Murray: 'We've got more female role models than ever before'

Andy Murray, in a column for BBC writes about the significance of women in tennis and other spheres of the sporting world.

"Working with Amelie (Mauresmo) was, for me, because she was the right person for the job, and not a question of her sex at all," says Andy Murray.   -  AFP

Andy Murray, in a column for BBC, has said top-level female athletes will spur more girls to take up sports and more people championing the rights for women in sport.

The former world No. 1 has been in the news recently for his comments on gender equality in sport. During a press conference this Wimbledon, he corrected a journalist after he said Sam Querrey, who knocked the British player out of the tournament, was "the first US player to reach a Major semifinal since 2009".

"Male player," Murray interjected, trying to remind the journalist that several female players from US — notably Serena Williams — have had considerable success in Majors since 2009.

Murray, in the column, shared his experience of working with his former coach Amelie Mauresmo, a former world No. 1.

"Working with Amelie was, for me, because she was the right person for the job, and not a question of her sex at all. However, it became clear to me that she wasn't always treated the same as men in similar jobs, and so I felt I had to speak out about that."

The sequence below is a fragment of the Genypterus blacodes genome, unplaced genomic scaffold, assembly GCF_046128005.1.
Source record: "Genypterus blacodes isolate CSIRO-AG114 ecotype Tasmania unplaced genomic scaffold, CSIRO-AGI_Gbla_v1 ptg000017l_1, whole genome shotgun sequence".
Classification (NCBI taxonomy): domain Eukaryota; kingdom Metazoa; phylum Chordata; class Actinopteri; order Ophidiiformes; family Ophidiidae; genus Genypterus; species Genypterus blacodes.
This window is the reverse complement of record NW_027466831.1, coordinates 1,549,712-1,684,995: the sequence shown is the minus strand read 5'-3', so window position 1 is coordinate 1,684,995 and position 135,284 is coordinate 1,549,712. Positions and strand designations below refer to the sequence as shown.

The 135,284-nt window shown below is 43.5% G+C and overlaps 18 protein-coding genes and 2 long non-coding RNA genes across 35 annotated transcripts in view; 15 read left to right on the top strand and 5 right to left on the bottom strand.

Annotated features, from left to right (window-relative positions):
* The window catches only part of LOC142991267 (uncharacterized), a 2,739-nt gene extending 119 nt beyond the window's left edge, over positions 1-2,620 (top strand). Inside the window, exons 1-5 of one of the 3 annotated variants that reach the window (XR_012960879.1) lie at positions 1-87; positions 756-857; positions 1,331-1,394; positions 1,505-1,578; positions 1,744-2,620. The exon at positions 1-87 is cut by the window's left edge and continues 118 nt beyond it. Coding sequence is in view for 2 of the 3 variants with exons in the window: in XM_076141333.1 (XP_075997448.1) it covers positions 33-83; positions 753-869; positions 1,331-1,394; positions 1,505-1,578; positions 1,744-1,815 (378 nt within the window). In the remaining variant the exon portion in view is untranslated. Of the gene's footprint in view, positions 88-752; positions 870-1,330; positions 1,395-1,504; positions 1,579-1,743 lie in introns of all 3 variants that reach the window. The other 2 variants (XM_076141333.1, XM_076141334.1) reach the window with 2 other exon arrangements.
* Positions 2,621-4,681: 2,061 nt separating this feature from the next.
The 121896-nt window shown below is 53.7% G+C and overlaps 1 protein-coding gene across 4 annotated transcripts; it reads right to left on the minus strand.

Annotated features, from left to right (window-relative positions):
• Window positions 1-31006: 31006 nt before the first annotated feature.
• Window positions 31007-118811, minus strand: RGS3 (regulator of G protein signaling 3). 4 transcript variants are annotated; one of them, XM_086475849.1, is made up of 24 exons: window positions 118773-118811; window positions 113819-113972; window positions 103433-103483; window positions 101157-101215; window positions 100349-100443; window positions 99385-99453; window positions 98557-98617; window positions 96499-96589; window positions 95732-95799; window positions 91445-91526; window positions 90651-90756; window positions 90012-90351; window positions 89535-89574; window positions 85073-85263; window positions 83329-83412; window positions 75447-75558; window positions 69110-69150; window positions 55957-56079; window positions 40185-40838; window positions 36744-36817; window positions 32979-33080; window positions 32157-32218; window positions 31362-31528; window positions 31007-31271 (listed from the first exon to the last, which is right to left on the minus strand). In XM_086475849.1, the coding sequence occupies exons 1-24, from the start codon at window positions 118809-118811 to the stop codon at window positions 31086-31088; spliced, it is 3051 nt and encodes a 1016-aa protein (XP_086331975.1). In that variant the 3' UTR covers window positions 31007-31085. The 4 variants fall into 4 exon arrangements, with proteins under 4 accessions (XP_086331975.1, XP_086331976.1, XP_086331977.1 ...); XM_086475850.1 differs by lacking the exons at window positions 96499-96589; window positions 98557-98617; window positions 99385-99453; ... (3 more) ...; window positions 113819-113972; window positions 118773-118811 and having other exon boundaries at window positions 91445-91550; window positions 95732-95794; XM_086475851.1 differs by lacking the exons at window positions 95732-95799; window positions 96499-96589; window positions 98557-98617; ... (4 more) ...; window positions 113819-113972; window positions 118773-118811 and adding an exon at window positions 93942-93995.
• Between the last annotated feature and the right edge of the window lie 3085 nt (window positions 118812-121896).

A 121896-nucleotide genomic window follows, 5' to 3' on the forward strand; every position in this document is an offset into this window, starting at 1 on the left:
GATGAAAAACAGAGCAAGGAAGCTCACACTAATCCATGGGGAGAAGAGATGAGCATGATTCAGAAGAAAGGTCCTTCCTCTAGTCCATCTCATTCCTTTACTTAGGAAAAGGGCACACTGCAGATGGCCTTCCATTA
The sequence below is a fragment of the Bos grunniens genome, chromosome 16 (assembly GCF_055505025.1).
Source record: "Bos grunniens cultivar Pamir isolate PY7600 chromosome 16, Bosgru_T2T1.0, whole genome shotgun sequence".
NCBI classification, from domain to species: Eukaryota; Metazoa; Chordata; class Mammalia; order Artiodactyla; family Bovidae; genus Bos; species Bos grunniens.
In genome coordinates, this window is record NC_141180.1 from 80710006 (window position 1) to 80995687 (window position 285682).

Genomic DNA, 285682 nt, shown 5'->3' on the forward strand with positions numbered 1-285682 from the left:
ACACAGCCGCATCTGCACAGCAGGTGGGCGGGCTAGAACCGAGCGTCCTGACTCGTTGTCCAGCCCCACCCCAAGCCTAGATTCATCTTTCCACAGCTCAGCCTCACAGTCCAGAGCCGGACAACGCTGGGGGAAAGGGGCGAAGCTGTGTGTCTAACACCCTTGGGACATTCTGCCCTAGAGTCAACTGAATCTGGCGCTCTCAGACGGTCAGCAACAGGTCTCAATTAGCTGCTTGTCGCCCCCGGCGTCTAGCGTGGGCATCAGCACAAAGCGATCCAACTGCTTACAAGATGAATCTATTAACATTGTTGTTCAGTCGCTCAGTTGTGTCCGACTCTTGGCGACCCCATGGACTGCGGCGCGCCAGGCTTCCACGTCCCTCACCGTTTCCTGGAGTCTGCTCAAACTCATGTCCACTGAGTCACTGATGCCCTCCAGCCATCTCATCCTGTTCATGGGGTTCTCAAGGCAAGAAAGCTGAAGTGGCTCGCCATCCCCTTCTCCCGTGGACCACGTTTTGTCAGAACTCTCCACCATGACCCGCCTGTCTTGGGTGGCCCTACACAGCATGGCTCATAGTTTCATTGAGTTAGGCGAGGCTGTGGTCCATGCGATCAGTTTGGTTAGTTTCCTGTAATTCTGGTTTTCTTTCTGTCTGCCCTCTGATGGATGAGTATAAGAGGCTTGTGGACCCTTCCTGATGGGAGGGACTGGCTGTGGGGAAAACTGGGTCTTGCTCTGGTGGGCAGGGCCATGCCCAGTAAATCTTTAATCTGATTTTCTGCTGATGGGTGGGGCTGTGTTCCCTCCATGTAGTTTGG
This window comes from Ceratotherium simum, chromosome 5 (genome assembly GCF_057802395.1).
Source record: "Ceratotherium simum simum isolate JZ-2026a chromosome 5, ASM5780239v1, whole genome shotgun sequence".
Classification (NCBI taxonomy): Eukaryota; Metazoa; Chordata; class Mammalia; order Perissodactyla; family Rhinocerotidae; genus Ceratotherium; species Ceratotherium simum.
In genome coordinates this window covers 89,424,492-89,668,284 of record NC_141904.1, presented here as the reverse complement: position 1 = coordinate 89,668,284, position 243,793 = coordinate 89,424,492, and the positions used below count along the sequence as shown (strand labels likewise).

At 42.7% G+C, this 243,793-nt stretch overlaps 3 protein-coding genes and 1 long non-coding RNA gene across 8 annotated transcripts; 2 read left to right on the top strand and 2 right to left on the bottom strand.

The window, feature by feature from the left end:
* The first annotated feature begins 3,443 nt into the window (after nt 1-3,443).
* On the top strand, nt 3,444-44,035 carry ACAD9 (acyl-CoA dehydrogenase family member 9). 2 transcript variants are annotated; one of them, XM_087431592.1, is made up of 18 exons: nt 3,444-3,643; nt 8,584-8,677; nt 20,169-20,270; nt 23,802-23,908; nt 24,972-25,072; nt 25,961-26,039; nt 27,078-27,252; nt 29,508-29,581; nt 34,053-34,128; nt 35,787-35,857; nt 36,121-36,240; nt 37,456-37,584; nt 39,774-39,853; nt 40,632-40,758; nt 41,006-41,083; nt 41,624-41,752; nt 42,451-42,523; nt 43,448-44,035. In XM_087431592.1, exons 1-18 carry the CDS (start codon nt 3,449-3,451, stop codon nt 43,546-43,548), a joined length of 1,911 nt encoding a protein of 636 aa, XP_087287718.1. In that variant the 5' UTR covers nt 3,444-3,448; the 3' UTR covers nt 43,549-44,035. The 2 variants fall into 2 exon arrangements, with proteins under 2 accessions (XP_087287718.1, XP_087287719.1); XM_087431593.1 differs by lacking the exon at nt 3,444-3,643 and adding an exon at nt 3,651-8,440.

Playing mixed doubles with Heather Watson and Laura Robson at Hopman Cup and the Olympics, Murray says, he enjoyed a lot.

"Playing mixed sport has huge benefits like making friendships, building confidence and saving money for schools and clubs," he says.

He mentions his mother's (Judy Murray, his former coach) Miss-Hits programme that teaches girls the basics of tennis.

"If more girls can see women competing at a top level," he says, "it will hopefully encourage more girls into sport across the board."

"We've got more female role models than ever before, more female commentators than ever before and more people championing the rights for women in sport than ever before."